It was late afternoon, and I was walking my mutts down the LaPan Highway. The day was typical - gray, damp and miserable. And my attitude was also gray, damp and miserable. I cursed the puddles, the mud, the dirty snow with various chunks of detritus and dog poop sticking out of it. I was probably cursing darn near everything else when my pity party was interrupted by a bunch of boys coming toward me on the sidewalk.
They were the lacrosse team, and what a sight they were: muddy and soaked to the skin, wearing uniform shirts but their own shorts - huge things that looked like a giant's skivvies. They were a literally a motley crew.
And they were something else as well - an upbeat, cheerful bunch. They were laughing, goofing on each other, actually ENJOYING themselves.
Then it hit me: We're all in the same place, time and weather, but while I'm being a miserable rotter about it, they're doing just fine, thank you.
And if anything, it should be the exact opposite. My extra 40-plus years should've given me the perspective to appreciate where I am and what I've got, and to realize that whining about too much winter in the Adirondacks is as stupid as whining about too much sunshine in Florida.
A kid's eye view
I thought back to when I was a kid. Winters were a lot colder, snowier and longer than they are now but I never had cabin fever or anything remotely like it.
How could that be?
Simple: To me and all us kids, winter was just well, winter. It was long and cold and sometimes downright brutal, but so what? We had no choice about it, so we just accepted and lived with it.
There were winter sports, of course. But beyond that, we just did in the winter what other kids do in warm weather - hung out with pals, wandered around, went in and out of candy stores and soda fountains. In fact, I remember one 20-below-zero day leaving Boynton's candy store, eating a Nutty Buddy ice cream and thinking nothing of it.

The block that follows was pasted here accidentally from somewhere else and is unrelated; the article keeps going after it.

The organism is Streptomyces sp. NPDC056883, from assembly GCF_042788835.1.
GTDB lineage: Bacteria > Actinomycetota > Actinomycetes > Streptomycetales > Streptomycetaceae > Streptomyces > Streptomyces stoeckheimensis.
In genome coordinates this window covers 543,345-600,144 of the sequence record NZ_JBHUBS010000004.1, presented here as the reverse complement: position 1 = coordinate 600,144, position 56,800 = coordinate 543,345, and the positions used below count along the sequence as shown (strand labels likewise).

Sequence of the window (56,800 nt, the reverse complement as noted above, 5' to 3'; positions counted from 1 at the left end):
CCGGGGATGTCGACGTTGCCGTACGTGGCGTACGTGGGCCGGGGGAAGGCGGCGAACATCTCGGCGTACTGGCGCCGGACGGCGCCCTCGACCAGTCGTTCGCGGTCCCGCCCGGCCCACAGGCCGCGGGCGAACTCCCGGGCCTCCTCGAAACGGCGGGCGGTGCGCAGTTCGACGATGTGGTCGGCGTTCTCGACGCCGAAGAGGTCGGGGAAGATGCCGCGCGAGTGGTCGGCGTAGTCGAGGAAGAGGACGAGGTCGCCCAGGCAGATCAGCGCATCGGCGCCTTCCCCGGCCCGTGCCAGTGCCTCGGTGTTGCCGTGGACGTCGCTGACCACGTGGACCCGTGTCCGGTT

Another cabin fever preventive: If I was inside and started complaining to my mother about being bored, she had the stock response of every mother in My Home Town. It was, "Then get your things on and go out and find something to do." Not only did I always do that; I didn't even know I COULD have stayed inside (and given my mother's dislike of whiners, maybe I couldn't have).
Ultimately, as a kid I was a lot more philosophic about winter than I have been as an adult. In fact, I was downright Zen about it: Instead of complaining, I lived in the Now, all winter, every winter.
So when I saw the lacrosse kids, I immediately saw where they were at and where I WASN'T. And it made me a lot embarrassed, if not a little bit ashamed.
So am I now going to start grooving on all the cold, wet, overcast: rain one day, snow the next, puddles everywhere and mud up the waz?
Not very likely.
But what is likely is I'm going to quit obsessing on all that stuff and if I can't quit complaining, then maybe I'll cut down on it. Which could only make me enjoy everything more than I do now - a win-win situation for me ... and everyone who knows me.
It might seem odd I had to learn this from a bunch of kids, but that's not how I look at it.
I'll take my teachers and role models wherever I find them. And if they're young enough to be my grandchildren, more power to 'em.